What does the Fourth of July mean to the 21st century American? It’s a day off from work, a time to get together with friends and family, a time to head to the river or lake or coast, a time to fire up the barbecue, or a time to watch some fireworks.
Lost is the notion to reflect on independence; indeed, few even call it “Independence Day” anymore. But have you ever been to the cradle of the American Revolution? Such a visit will give a newfound respect for the liberty we enjoy, and such a respect will ensure such freedoms are not lost.
Scaffolding covered Independence Hall when I visited Philadelphia in the 1990s. I guess independence requires some maintenance now and then.
The home of Betsy Ross still stands. Interior walls are thicker at the bottom, the result of years of repeated plastering. The structure, like America itself, must have a broad support at its base in order to stand. Betsy is remembered for creating the United States flag, she was just one of many who lent their talents to forge a nation.
I have long wondered if there was a proliferation of geniuses in the British colonies in the late 1700s, or did historians create a larger-than-life myth of the protagonists?
George Washington was a military leader, first and foremost. His experience in the French and Indian War prepared him to fight in the ways of his adversaries against the tactics of his commanders — and he learned well.
Thomas Jefferson was a Renaissance man. He was a philosopher and a student of civilization. He borrowed from the ideals of the ancients and crafted a declaration of independence. In so doing, he created a model that has inspired the quest for liberty for dozens of other countries.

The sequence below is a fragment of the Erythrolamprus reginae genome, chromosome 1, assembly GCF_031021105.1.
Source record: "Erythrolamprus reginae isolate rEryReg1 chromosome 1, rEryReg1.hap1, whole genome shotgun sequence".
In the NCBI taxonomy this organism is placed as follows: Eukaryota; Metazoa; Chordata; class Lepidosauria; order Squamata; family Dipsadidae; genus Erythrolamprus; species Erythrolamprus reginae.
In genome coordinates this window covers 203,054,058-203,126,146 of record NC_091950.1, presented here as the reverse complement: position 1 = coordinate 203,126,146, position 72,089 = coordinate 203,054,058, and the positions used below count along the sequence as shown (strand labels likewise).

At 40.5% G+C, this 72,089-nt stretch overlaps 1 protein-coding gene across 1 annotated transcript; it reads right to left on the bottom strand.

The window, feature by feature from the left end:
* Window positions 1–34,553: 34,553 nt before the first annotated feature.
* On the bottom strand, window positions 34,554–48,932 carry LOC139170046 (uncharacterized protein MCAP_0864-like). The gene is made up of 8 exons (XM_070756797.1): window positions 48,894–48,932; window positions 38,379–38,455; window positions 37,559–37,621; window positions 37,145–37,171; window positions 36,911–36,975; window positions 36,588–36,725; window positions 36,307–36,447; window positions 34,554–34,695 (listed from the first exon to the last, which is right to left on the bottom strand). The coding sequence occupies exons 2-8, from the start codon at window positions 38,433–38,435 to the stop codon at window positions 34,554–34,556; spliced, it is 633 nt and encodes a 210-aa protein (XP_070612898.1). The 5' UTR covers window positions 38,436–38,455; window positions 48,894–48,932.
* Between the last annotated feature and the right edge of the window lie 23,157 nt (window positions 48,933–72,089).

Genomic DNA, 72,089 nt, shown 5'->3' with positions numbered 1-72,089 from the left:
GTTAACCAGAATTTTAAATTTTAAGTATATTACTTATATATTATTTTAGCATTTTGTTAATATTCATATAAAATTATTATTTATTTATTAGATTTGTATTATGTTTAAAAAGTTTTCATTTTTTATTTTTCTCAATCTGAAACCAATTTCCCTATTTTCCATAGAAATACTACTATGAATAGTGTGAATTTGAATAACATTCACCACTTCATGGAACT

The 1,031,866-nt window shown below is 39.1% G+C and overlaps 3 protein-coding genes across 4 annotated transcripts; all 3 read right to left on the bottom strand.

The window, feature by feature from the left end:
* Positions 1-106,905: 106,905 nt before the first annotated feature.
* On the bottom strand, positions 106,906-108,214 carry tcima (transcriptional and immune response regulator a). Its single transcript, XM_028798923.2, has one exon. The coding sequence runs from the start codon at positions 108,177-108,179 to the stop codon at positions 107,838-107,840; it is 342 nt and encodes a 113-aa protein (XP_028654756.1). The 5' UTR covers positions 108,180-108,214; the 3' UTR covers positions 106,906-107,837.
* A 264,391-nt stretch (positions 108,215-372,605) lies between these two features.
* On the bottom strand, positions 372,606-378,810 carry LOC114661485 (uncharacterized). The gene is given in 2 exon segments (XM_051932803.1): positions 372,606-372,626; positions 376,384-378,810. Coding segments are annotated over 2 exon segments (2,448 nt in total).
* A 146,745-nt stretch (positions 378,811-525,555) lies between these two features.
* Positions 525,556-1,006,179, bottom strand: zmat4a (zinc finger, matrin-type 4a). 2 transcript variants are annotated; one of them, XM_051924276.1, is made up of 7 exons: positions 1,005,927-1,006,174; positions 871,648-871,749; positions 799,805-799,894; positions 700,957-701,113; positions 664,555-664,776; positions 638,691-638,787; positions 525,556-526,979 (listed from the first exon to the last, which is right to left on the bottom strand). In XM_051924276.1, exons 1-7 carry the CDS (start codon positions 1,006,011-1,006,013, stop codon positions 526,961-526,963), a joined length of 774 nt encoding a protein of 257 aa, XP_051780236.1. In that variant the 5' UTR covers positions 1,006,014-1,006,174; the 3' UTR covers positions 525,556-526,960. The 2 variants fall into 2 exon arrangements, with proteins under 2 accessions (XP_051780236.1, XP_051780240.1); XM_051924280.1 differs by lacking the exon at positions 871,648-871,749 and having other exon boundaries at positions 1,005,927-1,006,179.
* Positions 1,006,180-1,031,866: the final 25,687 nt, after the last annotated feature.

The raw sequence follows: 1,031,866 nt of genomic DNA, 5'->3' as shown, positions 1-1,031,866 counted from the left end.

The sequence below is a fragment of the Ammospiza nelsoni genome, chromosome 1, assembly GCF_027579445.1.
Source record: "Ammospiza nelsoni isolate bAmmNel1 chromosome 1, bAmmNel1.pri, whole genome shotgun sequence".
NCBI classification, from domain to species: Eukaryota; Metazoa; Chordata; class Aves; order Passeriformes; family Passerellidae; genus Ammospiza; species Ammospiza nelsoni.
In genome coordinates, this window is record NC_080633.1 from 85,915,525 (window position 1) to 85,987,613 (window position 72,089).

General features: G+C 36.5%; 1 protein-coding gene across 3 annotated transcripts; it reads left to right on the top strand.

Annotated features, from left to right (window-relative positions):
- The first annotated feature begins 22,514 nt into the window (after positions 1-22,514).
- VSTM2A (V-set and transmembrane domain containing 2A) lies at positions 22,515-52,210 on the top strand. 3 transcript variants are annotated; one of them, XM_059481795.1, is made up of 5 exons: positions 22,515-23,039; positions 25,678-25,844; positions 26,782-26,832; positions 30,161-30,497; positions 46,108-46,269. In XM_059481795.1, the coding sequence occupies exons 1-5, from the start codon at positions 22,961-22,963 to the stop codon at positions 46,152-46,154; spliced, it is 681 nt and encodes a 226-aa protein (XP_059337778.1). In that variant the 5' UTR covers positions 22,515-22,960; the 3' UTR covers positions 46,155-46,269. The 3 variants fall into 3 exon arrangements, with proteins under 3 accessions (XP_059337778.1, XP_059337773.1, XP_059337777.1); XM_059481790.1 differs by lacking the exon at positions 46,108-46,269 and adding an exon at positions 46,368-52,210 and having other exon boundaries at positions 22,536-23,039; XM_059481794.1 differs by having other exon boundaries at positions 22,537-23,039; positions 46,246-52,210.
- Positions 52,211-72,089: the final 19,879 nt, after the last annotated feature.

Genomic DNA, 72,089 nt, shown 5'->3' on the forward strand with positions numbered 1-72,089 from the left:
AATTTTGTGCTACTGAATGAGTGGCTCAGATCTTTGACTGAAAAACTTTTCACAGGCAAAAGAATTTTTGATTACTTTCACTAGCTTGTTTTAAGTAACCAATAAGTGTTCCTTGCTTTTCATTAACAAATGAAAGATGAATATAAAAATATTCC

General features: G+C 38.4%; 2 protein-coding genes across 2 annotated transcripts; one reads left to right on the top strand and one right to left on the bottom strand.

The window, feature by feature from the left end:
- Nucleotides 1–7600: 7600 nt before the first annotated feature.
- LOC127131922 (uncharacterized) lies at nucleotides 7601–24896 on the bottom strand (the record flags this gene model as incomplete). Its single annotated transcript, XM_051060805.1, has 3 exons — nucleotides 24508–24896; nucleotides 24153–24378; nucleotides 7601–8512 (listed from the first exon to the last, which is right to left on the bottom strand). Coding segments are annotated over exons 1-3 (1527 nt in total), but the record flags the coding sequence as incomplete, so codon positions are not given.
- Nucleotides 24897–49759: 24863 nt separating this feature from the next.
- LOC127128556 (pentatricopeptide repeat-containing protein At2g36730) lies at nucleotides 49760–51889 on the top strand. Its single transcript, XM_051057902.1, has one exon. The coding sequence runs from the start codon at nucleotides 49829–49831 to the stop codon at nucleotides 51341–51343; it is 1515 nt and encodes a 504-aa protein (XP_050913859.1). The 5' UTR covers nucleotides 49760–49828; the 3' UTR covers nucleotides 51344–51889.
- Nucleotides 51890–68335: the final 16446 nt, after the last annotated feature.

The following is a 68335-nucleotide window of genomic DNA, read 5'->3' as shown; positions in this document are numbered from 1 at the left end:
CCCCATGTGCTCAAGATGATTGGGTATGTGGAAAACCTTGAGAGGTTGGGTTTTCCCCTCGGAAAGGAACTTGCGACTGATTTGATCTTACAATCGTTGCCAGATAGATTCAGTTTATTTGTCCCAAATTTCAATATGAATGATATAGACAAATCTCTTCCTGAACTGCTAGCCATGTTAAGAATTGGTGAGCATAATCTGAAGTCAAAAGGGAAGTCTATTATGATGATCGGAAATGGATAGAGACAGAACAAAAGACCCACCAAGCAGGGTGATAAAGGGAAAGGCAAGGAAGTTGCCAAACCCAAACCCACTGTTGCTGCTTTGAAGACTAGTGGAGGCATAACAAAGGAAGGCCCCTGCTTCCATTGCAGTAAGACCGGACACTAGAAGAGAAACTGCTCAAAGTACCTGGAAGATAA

Ben Franklin worked the masses from the narrow streets of Old Towne to the grand boulevards of Paris. His writing inspired revolution at home and his diplomacy gained support from abroad. Like Jefferson, he was an avid learner and inventor.
I touched the wound in the Liberty Bell which once hung from the tower at Independence Hall. I rapped it with my knuckles to hear the echo of jubilation at our country’s founding. I wondered if Davy Crockett actually did (as the song says) “patch up the crack in the Liberty Bell.” Maybe Phil Collins has done some research when Crockett was a congressman. Perhaps Ole Davy did visit Philly as it was a seat of government in his day.
Boston has it’s share of monuments to the Revolution as well. Indeed, it’s Freedom Trail touches landmarks every citizen should know. Hundreds huddled in Faneuil Hall to hear orators urge action to revolt. The harbor turned amber with the riot of the original Tea Party. The streets ran red with blood as the British fired on unarmed civilians. The battle at Bunker Hill was lost but it inspired other battles — much like our own Alamo — which ultimately won the war.
Other places up East bring home the power and glory of our struggle to gain and retain independence. Visit Concord, Mass., and learn about “the shot heard round the world.” Across the street from Wall Street in New York is Federal Hall where Washington was inaugurated. Baltimore is celebrating its bicentennial of the Star Spangled Banner which flew over Fort McHenry in 1814. You can see the original banner in the Smithsonian Museum when you visit Washington, D.C., another icon in American history.
The greatness of these people, places, and objects may never be matched but their images and memory provide an idea worth emulating. Think on these things as you watch “the rockets red glare” of the local fireworks. And have a joyous Independence Day.
*Featured/top image: “The Declaration of Independence of the United States of America; July 4th 1776,” by Asher Brown Durand. Courtesy National Portrait Gallery.